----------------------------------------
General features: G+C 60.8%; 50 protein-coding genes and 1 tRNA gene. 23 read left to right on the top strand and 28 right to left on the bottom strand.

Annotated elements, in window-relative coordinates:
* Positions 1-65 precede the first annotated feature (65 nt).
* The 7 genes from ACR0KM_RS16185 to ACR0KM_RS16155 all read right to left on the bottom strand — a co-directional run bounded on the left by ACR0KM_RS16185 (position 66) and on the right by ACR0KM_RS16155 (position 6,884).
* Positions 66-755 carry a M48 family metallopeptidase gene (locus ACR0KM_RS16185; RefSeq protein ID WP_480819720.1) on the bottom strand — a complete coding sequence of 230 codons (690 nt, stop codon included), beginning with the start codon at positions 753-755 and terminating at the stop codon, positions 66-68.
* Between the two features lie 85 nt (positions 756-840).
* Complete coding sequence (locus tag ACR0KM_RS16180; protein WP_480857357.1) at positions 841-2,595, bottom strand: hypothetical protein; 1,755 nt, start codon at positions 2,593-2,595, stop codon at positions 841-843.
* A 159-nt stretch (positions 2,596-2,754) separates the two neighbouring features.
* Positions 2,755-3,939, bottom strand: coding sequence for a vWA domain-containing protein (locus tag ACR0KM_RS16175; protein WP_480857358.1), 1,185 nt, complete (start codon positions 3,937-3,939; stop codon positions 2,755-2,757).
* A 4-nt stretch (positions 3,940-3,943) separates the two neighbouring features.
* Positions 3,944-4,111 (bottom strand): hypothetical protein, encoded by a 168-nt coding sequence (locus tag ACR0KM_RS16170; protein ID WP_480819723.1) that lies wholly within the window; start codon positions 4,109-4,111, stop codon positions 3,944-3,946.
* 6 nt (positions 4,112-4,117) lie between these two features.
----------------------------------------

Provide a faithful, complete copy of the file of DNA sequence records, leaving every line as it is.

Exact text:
General features: G+C 60.8%; 50 protein-coding genes and 1 tRNA gene. 23 read left to right on the top strand and 28 right to left on the bottom strand.

Annotated elements, in window-relative coordinates:
* Positions 1-65 precede the first annotated feature (65 nt).
* The 7 genes from ACR0KM_RS16185 to ACR0KM_RS16155 all read right to left on the bottom strand — a co-directional run bounded on the left by ACR0KM_RS16185 (position 66) and on the right by ACR0KM_RS16155 (position 6,884).
* Positions 66-755 carry a M48 family metallopeptidase gene (locus ACR0KM_RS16185; RefSeq protein ID WP_480819720.1) on the bottom strand — a complete coding sequence of 230 codons (690 nt, stop codon included), beginning with the start codon at positions 753-755 and terminating at the stop codon, positions 66-68.
* Between the two features lie 85 nt (positions 756-840).
* Complete coding sequence (locus tag ACR0KM_RS16180; protein WP_480857357.1) at positions 841-2,595, bottom strand: hypothetical protein; 1,755 nt, start codon at positions 2,593-2,595, stop codon at positions 841-843.
* A 159-nt stretch (positions 2,596-2,754) separates the two neighbouring features.
* Positions 2,755-3,939, bottom strand: coding sequence for a vWA domain-containing protein (locus tag ACR0KM_RS16175; protein WP_480857358.1), 1,185 nt, complete (start codon positions 3,937-3,939; stop codon positions 2,755-2,757).
* A 4-nt stretch (positions 3,940-3,943) separates the two neighbouring features.
* Positions 3,944-4,111 (bottom strand): hypothetical protein, encoded by a 168-nt coding sequence (locus tag ACR0KM_RS16170; protein ID WP_480819723.1) that lies wholly within the window; start codon positions 4,109-4,111, stop codon positions 3,944-3,946.
* 6 nt (positions 4,112-4,117) lie between these two features.